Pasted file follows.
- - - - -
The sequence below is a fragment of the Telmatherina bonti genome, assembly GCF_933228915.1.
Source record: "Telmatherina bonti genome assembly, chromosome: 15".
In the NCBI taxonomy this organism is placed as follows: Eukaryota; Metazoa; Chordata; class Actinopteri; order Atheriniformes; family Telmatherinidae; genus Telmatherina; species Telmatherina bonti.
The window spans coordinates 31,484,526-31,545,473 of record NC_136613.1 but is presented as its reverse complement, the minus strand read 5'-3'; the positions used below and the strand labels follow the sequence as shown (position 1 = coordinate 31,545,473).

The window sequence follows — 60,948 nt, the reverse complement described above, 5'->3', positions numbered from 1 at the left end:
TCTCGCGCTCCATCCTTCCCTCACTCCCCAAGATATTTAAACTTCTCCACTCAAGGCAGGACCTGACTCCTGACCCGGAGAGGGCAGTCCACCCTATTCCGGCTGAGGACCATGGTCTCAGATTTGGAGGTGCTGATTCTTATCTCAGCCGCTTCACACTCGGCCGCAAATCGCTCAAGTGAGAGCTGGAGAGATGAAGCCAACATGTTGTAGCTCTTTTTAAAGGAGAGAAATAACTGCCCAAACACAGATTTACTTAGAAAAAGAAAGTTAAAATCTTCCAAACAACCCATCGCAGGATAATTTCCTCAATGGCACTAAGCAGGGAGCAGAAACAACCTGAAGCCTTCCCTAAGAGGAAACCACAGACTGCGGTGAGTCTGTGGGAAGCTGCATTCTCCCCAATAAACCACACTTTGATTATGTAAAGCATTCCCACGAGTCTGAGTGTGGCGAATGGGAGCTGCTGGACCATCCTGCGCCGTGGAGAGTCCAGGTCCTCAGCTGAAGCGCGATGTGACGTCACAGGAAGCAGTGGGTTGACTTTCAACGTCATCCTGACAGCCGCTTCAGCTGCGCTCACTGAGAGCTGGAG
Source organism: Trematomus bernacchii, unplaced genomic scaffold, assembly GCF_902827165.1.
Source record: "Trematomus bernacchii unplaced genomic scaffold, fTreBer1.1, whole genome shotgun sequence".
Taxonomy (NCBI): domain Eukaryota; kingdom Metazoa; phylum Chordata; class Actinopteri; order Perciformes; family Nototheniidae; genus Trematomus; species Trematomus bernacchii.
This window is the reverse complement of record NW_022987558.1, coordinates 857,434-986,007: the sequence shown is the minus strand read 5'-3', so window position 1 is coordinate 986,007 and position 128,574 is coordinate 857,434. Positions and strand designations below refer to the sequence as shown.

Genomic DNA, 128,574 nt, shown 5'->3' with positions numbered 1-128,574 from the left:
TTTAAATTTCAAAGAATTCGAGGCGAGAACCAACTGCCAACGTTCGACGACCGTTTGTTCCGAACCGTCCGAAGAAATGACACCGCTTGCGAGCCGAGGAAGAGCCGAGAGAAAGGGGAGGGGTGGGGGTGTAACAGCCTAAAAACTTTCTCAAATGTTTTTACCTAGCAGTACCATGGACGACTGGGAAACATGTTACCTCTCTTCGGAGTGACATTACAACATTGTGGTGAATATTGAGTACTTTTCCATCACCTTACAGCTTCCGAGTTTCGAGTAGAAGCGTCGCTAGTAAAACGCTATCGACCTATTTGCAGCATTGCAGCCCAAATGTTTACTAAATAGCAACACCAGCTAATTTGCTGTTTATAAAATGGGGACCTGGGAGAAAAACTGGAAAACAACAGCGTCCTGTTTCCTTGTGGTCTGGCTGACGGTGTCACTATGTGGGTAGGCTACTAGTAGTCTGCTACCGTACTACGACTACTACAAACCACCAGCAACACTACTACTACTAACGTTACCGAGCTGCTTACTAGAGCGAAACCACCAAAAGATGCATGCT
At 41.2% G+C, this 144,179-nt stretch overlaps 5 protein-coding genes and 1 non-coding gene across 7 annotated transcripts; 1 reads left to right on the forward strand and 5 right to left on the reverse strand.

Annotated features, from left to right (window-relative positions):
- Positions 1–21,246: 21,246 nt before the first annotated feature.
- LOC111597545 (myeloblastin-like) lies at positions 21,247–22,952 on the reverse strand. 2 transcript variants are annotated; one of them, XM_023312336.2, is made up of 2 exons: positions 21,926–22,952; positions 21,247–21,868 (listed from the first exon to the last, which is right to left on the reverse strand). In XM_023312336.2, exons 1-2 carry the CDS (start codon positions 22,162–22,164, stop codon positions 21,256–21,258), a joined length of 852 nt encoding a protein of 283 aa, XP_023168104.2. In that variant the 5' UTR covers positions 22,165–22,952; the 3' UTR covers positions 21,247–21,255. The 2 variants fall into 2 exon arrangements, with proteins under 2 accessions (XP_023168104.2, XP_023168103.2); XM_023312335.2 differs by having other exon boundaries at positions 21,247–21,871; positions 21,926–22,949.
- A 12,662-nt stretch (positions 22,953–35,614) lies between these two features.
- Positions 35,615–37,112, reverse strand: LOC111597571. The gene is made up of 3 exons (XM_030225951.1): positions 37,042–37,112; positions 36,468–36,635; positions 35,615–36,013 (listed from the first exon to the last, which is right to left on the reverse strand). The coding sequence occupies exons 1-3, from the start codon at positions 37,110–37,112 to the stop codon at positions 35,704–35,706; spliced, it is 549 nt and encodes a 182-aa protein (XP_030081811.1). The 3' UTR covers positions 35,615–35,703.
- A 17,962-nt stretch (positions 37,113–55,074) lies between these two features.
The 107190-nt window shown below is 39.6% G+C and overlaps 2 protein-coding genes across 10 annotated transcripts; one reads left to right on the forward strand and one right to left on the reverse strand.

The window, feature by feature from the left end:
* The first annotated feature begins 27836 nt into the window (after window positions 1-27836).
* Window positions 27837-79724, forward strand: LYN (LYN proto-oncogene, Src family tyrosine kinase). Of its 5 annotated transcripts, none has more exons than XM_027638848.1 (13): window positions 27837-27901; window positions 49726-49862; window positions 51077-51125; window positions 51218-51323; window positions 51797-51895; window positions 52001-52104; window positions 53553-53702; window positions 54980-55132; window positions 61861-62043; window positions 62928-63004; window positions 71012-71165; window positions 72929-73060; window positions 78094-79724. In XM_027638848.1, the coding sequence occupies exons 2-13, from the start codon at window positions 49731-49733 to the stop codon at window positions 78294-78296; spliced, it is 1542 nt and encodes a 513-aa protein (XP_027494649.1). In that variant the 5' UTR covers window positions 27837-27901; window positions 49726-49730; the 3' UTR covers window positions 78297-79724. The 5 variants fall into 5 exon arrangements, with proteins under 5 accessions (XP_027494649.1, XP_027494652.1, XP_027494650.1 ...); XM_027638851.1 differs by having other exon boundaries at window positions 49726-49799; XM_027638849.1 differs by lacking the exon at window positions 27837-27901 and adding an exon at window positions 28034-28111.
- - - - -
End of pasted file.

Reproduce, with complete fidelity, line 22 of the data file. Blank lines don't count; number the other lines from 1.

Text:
* The first annotated feature begins 27836 nt into the window (after window positions 1-27836).